Cigarettes- it looks unbelievably cool to smoke, but good looks don't count for much when you're dead, unless you believe in Model Heaven. Cakes- Blow the candles out on any goods from the flour fueled family such as muffins, friands, biscuits, pancakes, waffles or flan. Chips - Remember girls 'a packet a day keeps progress away'... and the potential of you ever needing to by a notebook titled 'Notes for my Wedding' Carbohydrate sides- no potatoes, pasta, cous cous, polenta, rice, packet or artisan breads. Don't even consider a plate that has come into contact with these sides, less they talk with the rest of the meal and influence them with starchy ideas. Cans and Casks- alcohol is gone. Maybe so is your confidence and social life, but you needed to know this sooner or later. Coffee- the withdraws will be more prolonged than the US getting out of Afghanistan, but just think that at the end of the day, you alone will rule your nervous system and not some tribal Pakistani warlord (the coffee bean in this analogy). Cereal- forget starting the day with this. Try fruit, skipping it altogether or just eating a picture of your favorite food you cut from the supermarket catalogue.

Week 13 -16 For the final 4 weeks we tackle some often overlooked factors, to get you the results many chase but very few capture.

Cats- a hard one for many, but to loose the fat you've got to loose the feline out of your diet. If you find it too hard, at least try to change to low fat Kittens or even possums who are higher in protein. Catalogues- the staple of any weight loss diet is eating pictures of foods cut from supermarket catalogues (see cereals). In order to shed yourself past the edge of never-before, put down the scissors and go for something else less intangible. Cabbage- Who doesn't love a whole cabbage from the local Cabbage shop after a few drinks on a Friday night? Sorry these are off the menu along with the alcohol. Chocolate- strange as it may seem, but recent research shows that chocolate consumption may be heavily linked to many forms of obesity, fat gain, diabetes and general ill health. Whilst the so-called Doctors have yet to prove any of this, anecdotal evidence suggest backing off on the bars may offer some people some weight loss benefits. Sounds just crazy enough to work!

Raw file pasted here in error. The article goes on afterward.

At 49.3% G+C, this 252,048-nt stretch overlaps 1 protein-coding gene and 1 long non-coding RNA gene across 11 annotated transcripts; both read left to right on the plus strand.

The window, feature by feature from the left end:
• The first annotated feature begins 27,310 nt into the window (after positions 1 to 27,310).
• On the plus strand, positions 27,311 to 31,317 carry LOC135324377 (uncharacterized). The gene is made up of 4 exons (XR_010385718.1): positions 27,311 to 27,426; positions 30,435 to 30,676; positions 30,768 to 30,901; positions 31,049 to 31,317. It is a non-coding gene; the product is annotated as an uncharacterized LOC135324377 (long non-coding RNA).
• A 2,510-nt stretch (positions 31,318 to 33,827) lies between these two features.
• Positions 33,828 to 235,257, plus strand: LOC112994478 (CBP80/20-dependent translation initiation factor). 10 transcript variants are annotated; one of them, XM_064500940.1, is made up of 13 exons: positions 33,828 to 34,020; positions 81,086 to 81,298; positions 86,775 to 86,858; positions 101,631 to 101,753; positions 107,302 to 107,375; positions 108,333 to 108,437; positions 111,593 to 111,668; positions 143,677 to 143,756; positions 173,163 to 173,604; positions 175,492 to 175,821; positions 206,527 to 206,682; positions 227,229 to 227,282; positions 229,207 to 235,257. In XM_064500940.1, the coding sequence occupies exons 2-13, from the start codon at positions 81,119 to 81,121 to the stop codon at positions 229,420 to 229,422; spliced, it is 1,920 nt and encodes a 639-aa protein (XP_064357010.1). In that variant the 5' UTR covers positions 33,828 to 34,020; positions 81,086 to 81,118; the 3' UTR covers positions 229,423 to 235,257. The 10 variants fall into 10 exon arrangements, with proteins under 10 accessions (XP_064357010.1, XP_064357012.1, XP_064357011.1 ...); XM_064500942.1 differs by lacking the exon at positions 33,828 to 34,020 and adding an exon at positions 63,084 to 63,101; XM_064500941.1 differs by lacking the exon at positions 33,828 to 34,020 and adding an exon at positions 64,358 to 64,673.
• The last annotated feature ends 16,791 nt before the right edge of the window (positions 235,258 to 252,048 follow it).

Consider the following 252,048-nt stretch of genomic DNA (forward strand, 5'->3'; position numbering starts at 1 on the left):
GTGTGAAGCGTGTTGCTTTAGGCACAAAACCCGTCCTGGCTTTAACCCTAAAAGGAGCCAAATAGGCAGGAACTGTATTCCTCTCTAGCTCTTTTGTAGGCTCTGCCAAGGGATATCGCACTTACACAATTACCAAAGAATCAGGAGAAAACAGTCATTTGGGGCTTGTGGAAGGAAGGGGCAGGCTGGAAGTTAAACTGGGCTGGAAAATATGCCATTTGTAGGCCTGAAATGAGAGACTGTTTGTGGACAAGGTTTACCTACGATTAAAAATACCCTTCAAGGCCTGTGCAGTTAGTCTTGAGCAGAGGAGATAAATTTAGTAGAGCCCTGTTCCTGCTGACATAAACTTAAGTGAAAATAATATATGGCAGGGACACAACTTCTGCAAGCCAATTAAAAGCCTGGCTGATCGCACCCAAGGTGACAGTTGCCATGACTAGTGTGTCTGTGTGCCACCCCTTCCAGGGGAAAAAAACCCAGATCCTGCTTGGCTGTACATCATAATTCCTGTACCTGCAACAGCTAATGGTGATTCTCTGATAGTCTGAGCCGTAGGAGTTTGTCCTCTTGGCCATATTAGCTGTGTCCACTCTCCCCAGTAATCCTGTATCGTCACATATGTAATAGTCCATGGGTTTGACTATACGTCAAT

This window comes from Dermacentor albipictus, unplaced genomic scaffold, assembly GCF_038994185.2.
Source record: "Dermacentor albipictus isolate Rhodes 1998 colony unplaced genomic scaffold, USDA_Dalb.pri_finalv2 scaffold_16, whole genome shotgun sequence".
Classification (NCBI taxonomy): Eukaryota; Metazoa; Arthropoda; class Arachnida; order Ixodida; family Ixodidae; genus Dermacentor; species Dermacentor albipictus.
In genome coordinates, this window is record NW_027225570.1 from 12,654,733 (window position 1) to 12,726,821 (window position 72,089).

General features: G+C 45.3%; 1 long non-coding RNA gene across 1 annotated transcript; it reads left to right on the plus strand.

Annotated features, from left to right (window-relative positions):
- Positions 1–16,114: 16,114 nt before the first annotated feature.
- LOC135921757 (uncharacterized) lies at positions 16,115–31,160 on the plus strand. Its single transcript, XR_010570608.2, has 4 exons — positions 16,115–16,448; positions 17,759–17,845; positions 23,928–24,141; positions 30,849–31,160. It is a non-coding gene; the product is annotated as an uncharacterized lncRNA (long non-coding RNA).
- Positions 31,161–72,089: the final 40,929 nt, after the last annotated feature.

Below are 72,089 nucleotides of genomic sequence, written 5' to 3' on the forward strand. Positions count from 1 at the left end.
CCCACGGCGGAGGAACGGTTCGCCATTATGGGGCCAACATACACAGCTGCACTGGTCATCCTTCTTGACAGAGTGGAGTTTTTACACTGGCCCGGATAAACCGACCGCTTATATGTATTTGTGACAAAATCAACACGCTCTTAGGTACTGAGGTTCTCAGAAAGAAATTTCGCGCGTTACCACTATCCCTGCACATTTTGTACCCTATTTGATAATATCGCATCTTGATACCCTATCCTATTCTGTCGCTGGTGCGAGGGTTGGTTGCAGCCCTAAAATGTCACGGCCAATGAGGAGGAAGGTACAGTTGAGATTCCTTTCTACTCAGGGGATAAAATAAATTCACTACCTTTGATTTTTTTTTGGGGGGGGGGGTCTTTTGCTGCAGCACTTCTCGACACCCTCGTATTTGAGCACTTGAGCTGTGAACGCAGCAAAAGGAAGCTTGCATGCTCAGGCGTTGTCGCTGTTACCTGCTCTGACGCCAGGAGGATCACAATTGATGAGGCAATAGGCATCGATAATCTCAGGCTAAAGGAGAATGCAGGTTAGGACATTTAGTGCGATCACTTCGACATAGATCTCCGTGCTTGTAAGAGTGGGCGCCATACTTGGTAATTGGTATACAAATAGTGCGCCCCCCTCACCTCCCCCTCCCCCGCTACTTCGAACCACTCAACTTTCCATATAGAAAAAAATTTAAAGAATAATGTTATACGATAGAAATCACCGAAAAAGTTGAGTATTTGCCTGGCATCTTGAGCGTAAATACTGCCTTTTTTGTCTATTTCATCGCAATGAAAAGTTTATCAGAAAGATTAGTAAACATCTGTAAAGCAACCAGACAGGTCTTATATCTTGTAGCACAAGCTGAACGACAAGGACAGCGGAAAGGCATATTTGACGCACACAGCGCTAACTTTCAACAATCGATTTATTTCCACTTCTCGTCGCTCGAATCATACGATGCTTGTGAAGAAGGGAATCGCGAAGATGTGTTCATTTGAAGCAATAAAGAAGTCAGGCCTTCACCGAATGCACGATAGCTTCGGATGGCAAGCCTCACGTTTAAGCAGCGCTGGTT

Following this diet over the course of 16 weeks along with a Government approved calisthenics program will see you experiencing weight loss gains like a jockey in Spring Carnival. Keep those before-and-after shots coming...

How to MC a Wedding

Lach Ryan

MC

A few weeks back I was at a wedding. The first one I have attended where I was not the MC or wearing inappropriate shoes or any underpants. I had some time to sit back sniff the cheese and chew the wine, taking notes and reflecting on how you hammer the MC role at a wedding. Here are my Do’s and Don’ts for all you first time players.

DO

Learn the names & faces of parents and the bridal party- I made the mistake at one wedding of talking to the Uncle as the Father of the Bride. In my defense  he looked very similar to his brother and I also caught him pashing the Mother of the Bride behind the ice fountain on a few occasions.

Eat- these gigs don't pay. Get your time investment back with food. You'll be busy during the peak service times so slip the function coordinator a $20 and this will ensure you get a sampler platter coming at you like a tipsy, lonely bridesmaid at home-time.

Prepare- I don't care what classes you took during your Arts degree or how many episodes of Drew Carey's 'Who are those white guys beside the black guy Anyway?' you cant impro this. As one who has taken a few dips in the pool of improv, it is a dark art that cannot be mastered. Prepare a few thoughtful words, and if you can make them funny. If you can't do funny, aim for controversial  Either way make them memorable.

Fill gaps- Most weddings are brilliant fun, if they are yours. For everyone else its an excuse to put on a suit/dress and juggle drinks and small serves of food. This is where the MC needs to bring information and frivolity. Tell them where the toilet is, tell the about yourself, tell them about love. Tell them this is the best night of their lives and if it was all to end right here and now...well remind them you have a gun.

DON’T

Reference the Buck's party/Hen’s night- what happens on these things is between you, the other attendees, the fabric and the stain removal guy. Despite what insights on your friend's beloved may have surfaced, you need to shelve them like a good wine only to be bought out 20-30 years later at the birthday of one of their children.